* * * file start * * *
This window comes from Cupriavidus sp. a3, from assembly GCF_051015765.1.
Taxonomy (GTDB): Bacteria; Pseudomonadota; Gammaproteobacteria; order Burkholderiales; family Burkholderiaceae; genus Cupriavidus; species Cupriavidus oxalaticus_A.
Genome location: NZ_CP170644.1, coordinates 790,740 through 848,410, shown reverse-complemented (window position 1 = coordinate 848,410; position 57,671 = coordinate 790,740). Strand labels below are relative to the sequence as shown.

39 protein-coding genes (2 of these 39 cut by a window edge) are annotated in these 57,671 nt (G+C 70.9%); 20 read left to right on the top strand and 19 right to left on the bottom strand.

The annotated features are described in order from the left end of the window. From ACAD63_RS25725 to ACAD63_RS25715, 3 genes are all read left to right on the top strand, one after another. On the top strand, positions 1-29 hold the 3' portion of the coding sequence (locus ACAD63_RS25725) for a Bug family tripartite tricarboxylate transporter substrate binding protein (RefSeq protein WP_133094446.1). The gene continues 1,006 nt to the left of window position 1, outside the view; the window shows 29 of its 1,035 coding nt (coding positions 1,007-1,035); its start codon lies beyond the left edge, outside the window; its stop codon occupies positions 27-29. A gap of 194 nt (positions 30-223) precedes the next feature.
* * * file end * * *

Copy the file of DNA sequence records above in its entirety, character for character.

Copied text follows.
This window comes from Cupriavidus sp. a3, from assembly GCF_051015765.1.
Taxonomy (GTDB): Bacteria; Pseudomonadota; Gammaproteobacteria; order Burkholderiales; family Burkholderiaceae; genus Cupriavidus; species Cupriavidus oxalaticus_A.
Genome location: NZ_CP170644.1, coordinates 790,740 through 848,410, shown reverse-complemented (window position 1 = coordinate 848,410; position 57,671 = coordinate 790,740). Strand labels below are relative to the sequence as shown.

39 protein-coding genes (2 of these 39 cut by a window edge) are annotated in these 57,671 nt (G+C 70.9%); 20 read left to right on the top strand and 19 right to left on the bottom strand.

The annotated features are described in order from the left end of the window. From ACAD63_RS25725 to ACAD63_RS25715, 3 genes are all read left to right on the top strand, one after another. On the top strand, positions 1-29 hold the 3' portion of the coding sequence (locus ACAD63_RS25725) for a Bug family tripartite tricarboxylate transporter substrate binding protein (RefSeq protein WP_133094446.1). The gene continues 1,006 nt to the left of window position 1, outside the view; the window shows 29 of its 1,035 coding nt (coding positions 1,007-1,035); its start codon lies beyond the left edge, outside the window; its stop codon occupies positions 27-29. A gap of 194 nt (positions 30-223) precedes the next feature.